Saturday, September 27, 2003

In the know

A guide to what's going on around the home

Wise buys

Decorating covered: Sure Fit, the folks who give new life to worn furniture, have inched into bedding and window treatments and furniture in a Special Decorating Edition catalog mailed this month. Bedding includes duvet covers and shams in quilted suede, chenille and embroidered denim. Tab-top drapery panels will be available in suede, chenille, embroidered denim and corduroy with faux leather details. The company's furniture foray is a set of two Parsons chairs with maple or espresso leg colors for $198. The catalog can be ordered at (800) 305-5857 or accessed at

Shop talk

Fitted folding: Folding clothes as they tumble from the dryer is hard enough. But try folding a fitted sheet in a neat and tidy manner, and most launderers end up balling it up and shoving it to the back of the linen closet. Springmaid, the sheet experts, came up with this solution:

• Spread sheet with all edges folded in.

• Fold in half and flip two elasticized corners under two top corners.

• Smooth so it resembles a semi-circle (above).

• Fold in half horizontally.

• Turn over and fold into thirds.

• Fold into thirds again, this time lengthwise.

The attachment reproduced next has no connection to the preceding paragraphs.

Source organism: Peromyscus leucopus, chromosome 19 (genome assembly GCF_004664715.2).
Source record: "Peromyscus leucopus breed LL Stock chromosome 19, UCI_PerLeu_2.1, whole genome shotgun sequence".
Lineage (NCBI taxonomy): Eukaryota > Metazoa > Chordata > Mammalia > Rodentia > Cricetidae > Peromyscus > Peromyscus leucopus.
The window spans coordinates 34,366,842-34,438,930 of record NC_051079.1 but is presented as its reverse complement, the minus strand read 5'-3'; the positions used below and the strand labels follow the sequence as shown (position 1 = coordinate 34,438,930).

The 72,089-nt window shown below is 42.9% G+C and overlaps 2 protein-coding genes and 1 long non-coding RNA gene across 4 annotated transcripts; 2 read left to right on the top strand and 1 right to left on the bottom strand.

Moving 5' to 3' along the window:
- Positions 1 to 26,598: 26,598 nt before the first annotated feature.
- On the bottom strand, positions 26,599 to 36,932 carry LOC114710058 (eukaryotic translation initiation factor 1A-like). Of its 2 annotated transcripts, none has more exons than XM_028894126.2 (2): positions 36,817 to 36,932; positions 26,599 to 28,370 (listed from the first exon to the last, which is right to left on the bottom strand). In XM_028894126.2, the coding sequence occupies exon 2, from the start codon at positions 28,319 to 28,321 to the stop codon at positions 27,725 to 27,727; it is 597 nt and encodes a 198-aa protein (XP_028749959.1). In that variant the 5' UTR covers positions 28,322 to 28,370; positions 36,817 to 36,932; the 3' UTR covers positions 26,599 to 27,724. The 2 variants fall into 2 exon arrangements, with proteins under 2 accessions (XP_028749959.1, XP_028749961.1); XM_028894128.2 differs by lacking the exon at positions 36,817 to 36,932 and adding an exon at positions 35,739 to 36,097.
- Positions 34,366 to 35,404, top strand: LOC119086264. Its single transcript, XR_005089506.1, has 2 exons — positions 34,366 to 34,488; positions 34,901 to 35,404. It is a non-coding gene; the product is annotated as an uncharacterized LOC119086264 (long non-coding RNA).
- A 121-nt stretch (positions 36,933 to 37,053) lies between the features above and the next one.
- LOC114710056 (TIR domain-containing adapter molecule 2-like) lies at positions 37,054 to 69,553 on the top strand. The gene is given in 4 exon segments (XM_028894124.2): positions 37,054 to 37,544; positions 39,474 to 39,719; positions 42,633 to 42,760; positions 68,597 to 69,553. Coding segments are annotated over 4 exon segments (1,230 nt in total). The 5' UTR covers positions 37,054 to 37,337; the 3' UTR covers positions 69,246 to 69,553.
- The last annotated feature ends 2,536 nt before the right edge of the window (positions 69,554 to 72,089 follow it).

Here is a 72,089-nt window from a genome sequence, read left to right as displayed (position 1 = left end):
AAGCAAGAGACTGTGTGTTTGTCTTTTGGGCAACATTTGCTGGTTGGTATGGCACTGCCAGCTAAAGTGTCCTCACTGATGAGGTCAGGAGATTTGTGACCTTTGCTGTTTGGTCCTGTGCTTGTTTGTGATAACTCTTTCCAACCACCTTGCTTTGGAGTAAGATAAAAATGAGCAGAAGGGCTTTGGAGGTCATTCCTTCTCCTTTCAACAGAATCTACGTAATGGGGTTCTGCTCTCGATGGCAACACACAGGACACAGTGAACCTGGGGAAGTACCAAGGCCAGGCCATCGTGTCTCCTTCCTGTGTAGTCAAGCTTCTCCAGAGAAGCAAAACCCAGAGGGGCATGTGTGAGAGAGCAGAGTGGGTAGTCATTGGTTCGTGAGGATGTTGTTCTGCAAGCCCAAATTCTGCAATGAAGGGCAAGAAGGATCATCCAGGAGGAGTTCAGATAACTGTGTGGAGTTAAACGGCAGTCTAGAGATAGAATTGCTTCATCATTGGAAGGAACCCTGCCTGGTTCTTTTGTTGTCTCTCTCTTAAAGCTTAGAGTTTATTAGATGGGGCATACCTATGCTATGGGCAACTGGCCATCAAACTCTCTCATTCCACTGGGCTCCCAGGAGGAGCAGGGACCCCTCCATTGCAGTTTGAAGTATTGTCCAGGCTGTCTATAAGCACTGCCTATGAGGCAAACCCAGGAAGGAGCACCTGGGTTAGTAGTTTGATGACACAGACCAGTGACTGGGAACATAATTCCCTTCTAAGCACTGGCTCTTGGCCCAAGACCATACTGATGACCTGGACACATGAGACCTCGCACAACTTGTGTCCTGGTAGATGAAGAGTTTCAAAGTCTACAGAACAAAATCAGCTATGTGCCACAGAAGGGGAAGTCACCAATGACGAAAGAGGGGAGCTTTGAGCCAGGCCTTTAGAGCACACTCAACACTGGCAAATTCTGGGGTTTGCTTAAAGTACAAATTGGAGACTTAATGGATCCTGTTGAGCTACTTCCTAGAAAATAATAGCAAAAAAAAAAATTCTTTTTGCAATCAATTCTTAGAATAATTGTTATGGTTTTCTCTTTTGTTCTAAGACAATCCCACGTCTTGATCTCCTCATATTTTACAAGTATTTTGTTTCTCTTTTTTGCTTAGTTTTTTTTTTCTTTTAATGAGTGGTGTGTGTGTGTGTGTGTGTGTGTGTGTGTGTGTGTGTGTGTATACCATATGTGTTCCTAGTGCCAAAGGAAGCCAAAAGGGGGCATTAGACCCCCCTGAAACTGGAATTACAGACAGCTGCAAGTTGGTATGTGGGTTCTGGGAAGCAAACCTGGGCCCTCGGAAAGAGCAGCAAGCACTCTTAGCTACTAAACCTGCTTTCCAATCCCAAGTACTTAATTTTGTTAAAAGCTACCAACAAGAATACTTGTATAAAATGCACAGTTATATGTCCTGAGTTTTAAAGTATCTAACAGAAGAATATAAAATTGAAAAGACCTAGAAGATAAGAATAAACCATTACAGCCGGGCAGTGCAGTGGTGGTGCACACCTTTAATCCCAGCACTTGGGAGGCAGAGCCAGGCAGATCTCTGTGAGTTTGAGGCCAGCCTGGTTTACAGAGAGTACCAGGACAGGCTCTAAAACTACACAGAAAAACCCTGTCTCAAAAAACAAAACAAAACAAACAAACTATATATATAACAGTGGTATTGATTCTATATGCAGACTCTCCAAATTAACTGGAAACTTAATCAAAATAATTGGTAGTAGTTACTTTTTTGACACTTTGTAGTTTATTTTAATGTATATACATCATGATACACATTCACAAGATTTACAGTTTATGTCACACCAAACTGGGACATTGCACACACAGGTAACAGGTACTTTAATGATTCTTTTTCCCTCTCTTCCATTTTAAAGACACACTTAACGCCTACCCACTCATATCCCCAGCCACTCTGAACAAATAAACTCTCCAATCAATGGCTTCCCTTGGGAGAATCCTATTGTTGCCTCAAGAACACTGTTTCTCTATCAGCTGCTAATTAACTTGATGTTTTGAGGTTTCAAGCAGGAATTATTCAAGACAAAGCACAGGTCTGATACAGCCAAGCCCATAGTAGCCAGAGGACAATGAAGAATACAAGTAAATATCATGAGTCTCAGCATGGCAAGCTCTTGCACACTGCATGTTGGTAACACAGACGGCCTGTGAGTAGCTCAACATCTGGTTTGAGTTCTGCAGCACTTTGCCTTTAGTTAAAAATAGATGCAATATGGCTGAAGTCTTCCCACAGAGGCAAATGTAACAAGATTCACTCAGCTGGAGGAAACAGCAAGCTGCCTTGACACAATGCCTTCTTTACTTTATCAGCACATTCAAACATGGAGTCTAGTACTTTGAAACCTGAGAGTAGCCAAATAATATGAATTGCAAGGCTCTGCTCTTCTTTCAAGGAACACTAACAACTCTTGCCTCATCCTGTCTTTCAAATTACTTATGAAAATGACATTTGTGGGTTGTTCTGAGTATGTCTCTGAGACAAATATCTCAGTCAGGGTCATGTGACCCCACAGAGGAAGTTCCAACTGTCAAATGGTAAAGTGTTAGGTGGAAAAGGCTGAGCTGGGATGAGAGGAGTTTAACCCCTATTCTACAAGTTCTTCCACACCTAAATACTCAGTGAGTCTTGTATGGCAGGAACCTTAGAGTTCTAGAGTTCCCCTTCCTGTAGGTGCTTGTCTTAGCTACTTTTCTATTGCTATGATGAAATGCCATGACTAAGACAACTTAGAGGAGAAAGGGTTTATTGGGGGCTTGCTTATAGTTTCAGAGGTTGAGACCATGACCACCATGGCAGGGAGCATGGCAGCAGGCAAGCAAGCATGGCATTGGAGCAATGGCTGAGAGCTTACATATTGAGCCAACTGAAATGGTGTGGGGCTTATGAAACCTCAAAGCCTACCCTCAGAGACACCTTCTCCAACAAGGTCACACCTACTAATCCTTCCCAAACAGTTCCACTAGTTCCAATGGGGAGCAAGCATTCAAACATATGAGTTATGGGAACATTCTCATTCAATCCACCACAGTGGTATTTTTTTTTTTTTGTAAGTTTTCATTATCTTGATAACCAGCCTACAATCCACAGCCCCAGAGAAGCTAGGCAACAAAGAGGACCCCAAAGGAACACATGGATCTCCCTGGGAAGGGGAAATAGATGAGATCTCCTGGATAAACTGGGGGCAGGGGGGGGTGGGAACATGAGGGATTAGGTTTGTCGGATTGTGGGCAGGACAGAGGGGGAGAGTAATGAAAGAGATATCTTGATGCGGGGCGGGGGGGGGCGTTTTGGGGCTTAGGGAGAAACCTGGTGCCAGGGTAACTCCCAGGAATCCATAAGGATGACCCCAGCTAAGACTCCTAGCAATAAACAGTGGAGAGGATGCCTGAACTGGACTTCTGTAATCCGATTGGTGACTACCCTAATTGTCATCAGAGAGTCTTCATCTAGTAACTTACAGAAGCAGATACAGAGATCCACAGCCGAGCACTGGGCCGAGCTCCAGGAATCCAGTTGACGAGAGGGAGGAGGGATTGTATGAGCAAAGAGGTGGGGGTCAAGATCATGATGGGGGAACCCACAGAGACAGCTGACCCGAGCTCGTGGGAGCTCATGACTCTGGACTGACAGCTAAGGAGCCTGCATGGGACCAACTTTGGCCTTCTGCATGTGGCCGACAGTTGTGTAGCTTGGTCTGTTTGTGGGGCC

Now we just need the room big enough to spread out the sheet.

Cedar chest lock swap: Lane Home Furnishings is looking for as many as 38,000 cedar chests in Greater Cincinnati made from 1912 to 1987 for a free lock swap. The airtight chests, under Lane or Virginia Maid brand names, have locks that automatically engage when the lid is closed. They would like to provide new locks - safer for children - that are engaged by hand from outside the chest. New locks or a decorative plate with no lock will be provided. Information at (888) 856-8758 or Over the past 25 years, 12 children's deaths have resulted from unsupervised play in cedar chests that locked when lids were closed.

Show time

Observatory clocks back: Four antique clocks will be returned, spit and polished, next Saturday to the Cincinnati Observatory Center in Mount Lookout after a year at the Watchmakers-Clockmakers Institute in Harrison. The clocks, manufactured between 1840 and 1908, were used by local astronomers to set the standard time for the region and measure the stars. The institute dismantled and restored the clocks for the Ohio bicentennial.

They will be displayed on frames showing their inner workings during Scopeout 2003, which includes art and astrophotography, kids' crafts, lectures on buying a telescope, telescope-making demos, tours of the observatory, Ask the Astronomer session, a dinner and presentation as well as viewing through the historic telescopes. Admission $7, $5 students 13-18; dinner and speaker, $15 extra. Information: 321-5186 or

Contact Joy Kraft by phone: 768-8467; fax: 768-8330; e-mail:

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